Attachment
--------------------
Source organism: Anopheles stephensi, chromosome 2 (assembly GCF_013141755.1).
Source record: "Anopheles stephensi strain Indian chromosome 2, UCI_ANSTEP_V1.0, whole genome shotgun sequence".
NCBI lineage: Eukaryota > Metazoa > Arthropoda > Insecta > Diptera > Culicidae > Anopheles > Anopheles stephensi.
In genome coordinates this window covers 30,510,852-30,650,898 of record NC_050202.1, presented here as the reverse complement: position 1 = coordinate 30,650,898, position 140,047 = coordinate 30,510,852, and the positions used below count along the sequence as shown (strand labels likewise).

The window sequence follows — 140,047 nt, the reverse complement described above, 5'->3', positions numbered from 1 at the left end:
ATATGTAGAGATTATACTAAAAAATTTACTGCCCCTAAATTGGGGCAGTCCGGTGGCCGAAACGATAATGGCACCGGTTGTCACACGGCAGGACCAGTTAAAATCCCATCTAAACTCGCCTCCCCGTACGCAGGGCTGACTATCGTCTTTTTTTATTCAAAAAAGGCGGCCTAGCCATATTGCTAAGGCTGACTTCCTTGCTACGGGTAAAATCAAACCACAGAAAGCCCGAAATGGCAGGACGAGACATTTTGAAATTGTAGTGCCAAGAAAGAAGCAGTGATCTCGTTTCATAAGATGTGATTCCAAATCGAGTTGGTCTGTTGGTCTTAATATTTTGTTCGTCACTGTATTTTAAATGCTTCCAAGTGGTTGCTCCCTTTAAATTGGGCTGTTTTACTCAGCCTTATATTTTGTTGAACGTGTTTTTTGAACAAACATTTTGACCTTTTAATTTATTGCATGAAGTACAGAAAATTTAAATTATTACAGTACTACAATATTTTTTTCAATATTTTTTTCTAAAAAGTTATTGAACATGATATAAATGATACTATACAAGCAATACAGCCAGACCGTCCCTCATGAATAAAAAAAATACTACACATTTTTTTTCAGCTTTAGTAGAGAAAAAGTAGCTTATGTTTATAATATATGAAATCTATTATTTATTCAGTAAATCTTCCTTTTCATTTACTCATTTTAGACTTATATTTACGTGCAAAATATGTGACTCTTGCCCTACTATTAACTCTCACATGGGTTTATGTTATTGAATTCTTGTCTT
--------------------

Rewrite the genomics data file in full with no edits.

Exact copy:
Source organism: Anopheles stephensi, chromosome 2 (assembly GCF_013141755.1).
Source record: "Anopheles stephensi strain Indian chromosome 2, UCI_ANSTEP_V1.0, whole genome shotgun sequence".
NCBI lineage: Eukaryota > Metazoa > Arthropoda > Insecta > Diptera > Culicidae > Anopheles > Anopheles stephensi.
In genome coordinates this window covers 30,510,852-30,650,898 of record NC_050202.1, presented here as the reverse complement: position 1 = coordinate 30,650,898, position 140,047 = coordinate 30,510,852, and the positions used below count along the sequence as shown (strand labels likewise).

The window sequence follows — 140,047 nt, the reverse complement described above, 5'->3', positions numbered from 1 at the left end:
ATATGTAGAGATTATACTAAAAAATTTACTGCCCCTAAATTGGGGCAGTCCGGTGGCCGAAACGATAATGGCACCGGTTGTCACACGGCAGGACCAGTTAAAATCCCATCTAAACTCGCCTCCCCGTACGCAGGGCTGACTATCGTCTTTTTTTATTCAAAAAAGGCGGCCTAGCCATATTGCTAAGGCTGACTTCCTTGCTACGGGTAAAATCAAACCACAGAAAGCCCGAAATGGCAGGACGAGACATTTTGAAATTGTAGTGCCAAGAAAGAAGCAGTGATCTCGTTTCATAAGATGTGATTCCAAATCGAGTTGGTCTGTTGGTCTTAATATTTTGTTCGTCACTGTATTTTAAATGCTTCCAAGTGGTTGCTCCCTTTAAATTGGGCTGTTTTACTCAGCCTTATATTTTGTTGAACGTGTTTTTTGAACAAACATTTTGACCTTTTAATTTATTGCATGAAGTACAGAAAATTTAAATTATTACAGTACTACAATATTTTTTTCAATATTTTTTTCTAAAAAGTTATTGAACATGATATAAATGATACTATACAAGCAATACAGCCAGACCGTCCCTCATGAATAAAAAAAATACTACACATTTTTTTTCAGCTTTAGTAGAGAAAAAGTAGCTTATGTTTATAATATATGAAATCTATTATTTATTCAGTAAATCTTCCTTTTCATTTACTCATTTTAGACTTATATTTACGTGCAAAATATGTGACTCTTGCCCTACTATTAACTCTCACATGGGTTTATGTTATTGAATTCTTGTCTT